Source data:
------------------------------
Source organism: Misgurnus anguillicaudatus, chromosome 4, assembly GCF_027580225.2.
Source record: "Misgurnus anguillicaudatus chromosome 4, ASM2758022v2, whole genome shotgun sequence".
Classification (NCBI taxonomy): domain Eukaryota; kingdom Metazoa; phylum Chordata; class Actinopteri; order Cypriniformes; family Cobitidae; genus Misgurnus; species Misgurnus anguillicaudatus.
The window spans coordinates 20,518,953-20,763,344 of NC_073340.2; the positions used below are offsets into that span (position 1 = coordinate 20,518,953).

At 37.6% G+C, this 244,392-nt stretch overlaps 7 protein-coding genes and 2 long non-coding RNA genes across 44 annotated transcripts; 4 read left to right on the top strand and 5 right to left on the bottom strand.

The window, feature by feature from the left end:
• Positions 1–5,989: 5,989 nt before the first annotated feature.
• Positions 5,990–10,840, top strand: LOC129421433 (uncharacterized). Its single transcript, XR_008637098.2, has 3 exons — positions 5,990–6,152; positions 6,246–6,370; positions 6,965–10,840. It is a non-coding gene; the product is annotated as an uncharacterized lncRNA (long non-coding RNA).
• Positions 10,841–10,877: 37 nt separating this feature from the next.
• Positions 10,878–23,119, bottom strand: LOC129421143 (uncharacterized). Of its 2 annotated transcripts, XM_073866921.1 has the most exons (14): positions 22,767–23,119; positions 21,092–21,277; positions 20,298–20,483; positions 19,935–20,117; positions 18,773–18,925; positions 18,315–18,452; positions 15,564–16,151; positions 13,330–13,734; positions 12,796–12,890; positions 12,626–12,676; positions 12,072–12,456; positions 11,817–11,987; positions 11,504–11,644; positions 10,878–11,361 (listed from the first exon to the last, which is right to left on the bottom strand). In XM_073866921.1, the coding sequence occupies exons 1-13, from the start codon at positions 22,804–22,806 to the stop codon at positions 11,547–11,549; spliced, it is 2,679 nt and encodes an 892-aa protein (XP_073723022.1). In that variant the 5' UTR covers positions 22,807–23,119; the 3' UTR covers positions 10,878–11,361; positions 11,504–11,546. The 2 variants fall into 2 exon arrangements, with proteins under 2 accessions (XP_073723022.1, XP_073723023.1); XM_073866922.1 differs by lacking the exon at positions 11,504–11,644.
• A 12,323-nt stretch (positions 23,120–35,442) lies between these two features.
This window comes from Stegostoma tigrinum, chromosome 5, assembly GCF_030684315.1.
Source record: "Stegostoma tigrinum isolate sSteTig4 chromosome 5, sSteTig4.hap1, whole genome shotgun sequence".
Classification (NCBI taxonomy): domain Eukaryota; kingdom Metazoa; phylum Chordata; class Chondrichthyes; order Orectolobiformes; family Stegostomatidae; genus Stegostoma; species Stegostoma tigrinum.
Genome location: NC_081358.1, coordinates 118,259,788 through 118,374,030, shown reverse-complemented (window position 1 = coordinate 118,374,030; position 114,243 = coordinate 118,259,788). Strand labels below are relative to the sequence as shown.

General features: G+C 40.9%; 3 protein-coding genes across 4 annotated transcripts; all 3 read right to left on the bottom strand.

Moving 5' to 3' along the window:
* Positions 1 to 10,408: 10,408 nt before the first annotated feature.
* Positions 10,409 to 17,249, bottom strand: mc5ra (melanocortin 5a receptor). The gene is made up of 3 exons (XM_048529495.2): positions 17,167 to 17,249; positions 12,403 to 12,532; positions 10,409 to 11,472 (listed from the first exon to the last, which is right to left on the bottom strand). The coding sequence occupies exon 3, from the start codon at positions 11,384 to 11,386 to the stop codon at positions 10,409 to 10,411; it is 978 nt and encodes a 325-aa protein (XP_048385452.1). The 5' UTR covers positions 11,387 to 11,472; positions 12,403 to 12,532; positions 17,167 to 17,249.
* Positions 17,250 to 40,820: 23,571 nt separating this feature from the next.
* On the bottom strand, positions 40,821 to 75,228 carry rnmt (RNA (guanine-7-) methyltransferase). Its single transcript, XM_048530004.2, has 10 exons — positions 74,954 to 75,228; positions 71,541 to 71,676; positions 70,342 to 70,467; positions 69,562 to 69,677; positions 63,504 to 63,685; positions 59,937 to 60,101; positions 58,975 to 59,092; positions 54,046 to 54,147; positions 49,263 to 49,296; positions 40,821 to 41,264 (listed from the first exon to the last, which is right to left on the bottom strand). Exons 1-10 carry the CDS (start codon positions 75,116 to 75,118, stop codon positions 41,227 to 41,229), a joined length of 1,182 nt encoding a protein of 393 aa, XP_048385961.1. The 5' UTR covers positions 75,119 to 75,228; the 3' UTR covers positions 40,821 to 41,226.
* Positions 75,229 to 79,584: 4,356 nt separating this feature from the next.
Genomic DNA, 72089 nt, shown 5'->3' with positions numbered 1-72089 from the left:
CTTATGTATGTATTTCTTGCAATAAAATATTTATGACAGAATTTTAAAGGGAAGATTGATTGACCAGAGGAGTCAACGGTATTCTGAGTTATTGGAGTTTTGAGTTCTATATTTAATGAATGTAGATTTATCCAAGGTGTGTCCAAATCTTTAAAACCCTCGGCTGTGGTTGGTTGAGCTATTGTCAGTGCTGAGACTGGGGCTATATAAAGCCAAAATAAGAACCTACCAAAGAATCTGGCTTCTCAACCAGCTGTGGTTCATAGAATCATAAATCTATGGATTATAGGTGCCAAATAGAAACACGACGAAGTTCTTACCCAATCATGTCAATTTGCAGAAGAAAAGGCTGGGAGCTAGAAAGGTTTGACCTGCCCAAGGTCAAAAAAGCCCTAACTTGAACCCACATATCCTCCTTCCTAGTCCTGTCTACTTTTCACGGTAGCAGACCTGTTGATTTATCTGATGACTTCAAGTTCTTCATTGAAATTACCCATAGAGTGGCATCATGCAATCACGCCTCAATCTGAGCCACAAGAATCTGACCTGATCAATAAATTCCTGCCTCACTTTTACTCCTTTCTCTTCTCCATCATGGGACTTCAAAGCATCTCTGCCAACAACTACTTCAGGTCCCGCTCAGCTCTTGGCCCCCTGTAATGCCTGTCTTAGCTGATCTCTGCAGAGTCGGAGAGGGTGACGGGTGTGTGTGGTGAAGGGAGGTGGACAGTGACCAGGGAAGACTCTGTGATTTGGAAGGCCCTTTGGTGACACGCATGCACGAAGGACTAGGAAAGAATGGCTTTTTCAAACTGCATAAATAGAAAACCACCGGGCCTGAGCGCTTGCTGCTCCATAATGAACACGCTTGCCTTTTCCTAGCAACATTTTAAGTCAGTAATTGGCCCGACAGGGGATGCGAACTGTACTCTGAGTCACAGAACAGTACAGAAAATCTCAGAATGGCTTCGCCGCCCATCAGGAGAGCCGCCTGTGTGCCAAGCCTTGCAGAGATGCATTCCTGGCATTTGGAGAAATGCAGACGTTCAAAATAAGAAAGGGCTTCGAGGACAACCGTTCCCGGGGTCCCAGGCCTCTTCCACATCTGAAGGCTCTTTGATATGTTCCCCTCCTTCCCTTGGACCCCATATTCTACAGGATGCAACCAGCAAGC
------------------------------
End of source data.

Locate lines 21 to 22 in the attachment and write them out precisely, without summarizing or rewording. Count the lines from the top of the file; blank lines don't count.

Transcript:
* On the bottom strand, positions 40,821 to 75,228 carry rnmt (RNA (guanine-7-) methyltransferase). Its single transcript, XM_048530004.2, has 10 exons — positions 74,954 to 75,228; positions 71,541 to 71,676; positions 70,342 to 70,467; positions 69,562 to 69,677; positions 63,504 to 63,685; positions 59,937 to 60,101; positions 58,975 to 59,092; positions 54,046 to 54,147; positions 49,263 to 49,296; positions 40,821 to 41,264 (listed from the first exon to the last, which is right to left on the bottom strand). Exons 1-10 carry the CDS (start codon positions 75,116 to 75,118, stop codon positions 41,227 to 41,229), a joined length of 1,182 nt encoding a protein of 393 aa, XP_048385961.1. The 5' UTR covers positions 75,119 to 75,228; the 3' UTR covers positions 40,821 to 41,226.
* Positions 75,229 to 79,584: 4,356 nt separating this feature from the next.